#include <ctype.h>

while (inMyStream >> ch)
    if (isupper((unsigned char)ch))
        ++upperCount[(unsigned char)ch-'A'];
    else if (islower((unsigned char)ch))
        ++lowerCount[(unsigned char)ch-'a'];
share|improve this answer
    
In this assignment I was given the code already I just had to modify it to count lowercase as well as uppercase.We are not supposed to change any of the code that was given. I know - that sucks huh? –  LilProblems Dec 13 '09 at 18:57
    
Pity you couldn't change code, because it would certainly be a lot simpler to have one loop that creates counts for all characters, then just print out the upper and lower case letters. Try it and see how much complexity is removed! –  Tony van der Peet Dec 13 '09 at 22:44

EDIT: Indeed the problem described here is not the only one, see the other answers for more complete solutions.

upperCaseCount[int(oneLetter)- 65]++; //make the index match the count array
                     if (oneLetter >= 'a' && oneLetter <='z') 
                                     { //decide if it is a lower letter
                           lowerCaseCount[int(oneLetter)- 65]++;

(At least) one of these two 65 is wrong. I would recommend int('A') and int('a') instead...

Note: this is probably not what explains your problem.

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Good catch! The lowercase letters start at 97, if I remember correctly. –  Carl Smotricz Dec 13 '09 at 13:45
2  
+1, but it's just 'a' or 'A', no int() around it. –  Michael Krelin - hacker Dec 13 '09 at 13:47
    
Ah, well, he probly means to be casting, i.e. (int) ('A'). –  Carl Smotricz Dec 13 '09 at 14:01
    
I had not noticed the C++ tag so I was aping the syntax of int(oneLetter) nearby. I don't seem to get the hang of C++ casts, though (now that I know it's C++). –  Pascal Cuoq Dec 13 '09 at 14:08
    
The thing is - 'a' is an int with no casts. And conventional C cast is (int)'a' anyway ;-) –  Michael Krelin - hacker Dec 13 '09 at 14:53

Your if concerning upper and lower case letters are incorrectly nested. You don't even look at lowercase letters if oneLetter is not uppercase. Those two ifs should be at the same level.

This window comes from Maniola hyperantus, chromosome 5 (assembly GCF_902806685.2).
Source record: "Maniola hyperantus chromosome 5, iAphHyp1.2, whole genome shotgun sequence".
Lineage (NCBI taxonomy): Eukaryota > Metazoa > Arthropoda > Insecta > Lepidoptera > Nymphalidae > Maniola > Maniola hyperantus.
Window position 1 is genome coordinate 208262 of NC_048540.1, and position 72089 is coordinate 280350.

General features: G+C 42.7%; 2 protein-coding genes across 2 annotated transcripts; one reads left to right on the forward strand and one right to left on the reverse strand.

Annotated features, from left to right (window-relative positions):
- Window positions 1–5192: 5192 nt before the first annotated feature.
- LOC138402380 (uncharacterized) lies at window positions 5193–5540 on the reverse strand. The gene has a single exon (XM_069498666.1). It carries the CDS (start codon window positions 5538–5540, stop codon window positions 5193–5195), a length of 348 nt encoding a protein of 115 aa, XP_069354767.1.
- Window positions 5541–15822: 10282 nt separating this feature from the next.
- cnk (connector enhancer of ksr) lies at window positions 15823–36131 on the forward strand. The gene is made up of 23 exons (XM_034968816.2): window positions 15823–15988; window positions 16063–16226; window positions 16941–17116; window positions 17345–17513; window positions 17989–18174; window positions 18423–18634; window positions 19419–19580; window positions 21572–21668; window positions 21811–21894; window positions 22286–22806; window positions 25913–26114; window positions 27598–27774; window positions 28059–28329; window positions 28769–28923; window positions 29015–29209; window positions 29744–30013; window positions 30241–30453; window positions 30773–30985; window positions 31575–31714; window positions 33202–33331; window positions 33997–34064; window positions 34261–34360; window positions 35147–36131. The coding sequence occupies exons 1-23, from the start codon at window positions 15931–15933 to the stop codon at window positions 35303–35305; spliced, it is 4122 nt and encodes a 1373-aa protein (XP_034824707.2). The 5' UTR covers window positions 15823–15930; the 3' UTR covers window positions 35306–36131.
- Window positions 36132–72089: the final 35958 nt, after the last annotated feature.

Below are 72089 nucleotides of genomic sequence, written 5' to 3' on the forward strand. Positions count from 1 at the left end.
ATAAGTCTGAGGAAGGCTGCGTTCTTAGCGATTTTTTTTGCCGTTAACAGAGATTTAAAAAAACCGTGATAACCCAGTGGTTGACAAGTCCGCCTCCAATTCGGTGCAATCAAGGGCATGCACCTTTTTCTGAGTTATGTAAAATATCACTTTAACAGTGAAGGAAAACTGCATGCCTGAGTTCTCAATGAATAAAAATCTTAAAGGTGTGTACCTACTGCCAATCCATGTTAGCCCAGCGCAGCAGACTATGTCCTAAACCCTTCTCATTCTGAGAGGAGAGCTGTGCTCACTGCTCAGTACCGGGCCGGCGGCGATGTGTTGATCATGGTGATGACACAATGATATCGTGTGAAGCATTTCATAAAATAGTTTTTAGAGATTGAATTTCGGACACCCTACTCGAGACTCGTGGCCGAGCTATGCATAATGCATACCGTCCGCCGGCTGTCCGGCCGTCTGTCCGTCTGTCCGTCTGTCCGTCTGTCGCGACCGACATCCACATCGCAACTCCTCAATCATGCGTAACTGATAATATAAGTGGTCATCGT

That's the only error I can see.

I'd recommend either debugging, as gf suggests, or throwing in some print statements to verify your assumptions about what's happening (or not).

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There could be other things wrong with this code, but one thing that stands out is that the if statement that counts the lower case letters is inside the if statement that counts the upper case statement. Your test file probably does not contain any upper case letters, and hence the output is a solid zero.

There should be two separate if statements, like:

if (oneLetter >= 'A' && oneLetter <='Z') 
{ //decide if it is a capital letter
  upperCaseCount[int(oneLetter)- 65]++; //make the index match the count array   
}//end

if (oneLetter >= 'a' && oneLetter <='z') 
{ //decide if it is a lower letter
  lowerCaseCount[int(oneLetter)- 65]++; //make the index match the count array
}//end
share|improve this answer
    
@Faraz:The logic of your second if statement does not match the comment (at least with any character set I know of). You're subtracting 65 whether the letter is upper case or lower case, but 'a' and 'A' clearly don't have the same value... –  Jerry Coffin Dec 13 '09 at 15:46
    
There should be one if statement, use toupper or tolower to convert the character then compare. Also, get rid of the Magic Number 65, replace with 'A'. –  Thomas Matthews Dec 14 '09 at 17:40
    
Edit: My bad, the original post contained two if statements for distinguishing between upper and lower case. I still stand by replacing 65 with 'A' or 'a'. –  Thomas Matthews Dec 14 '09 at 17:43

How about the printout at the end, where lower case letter counts are printed twice? This explains why it's "zeroes all the way down", because the original code was counting the upper case letters correctly wasn't it?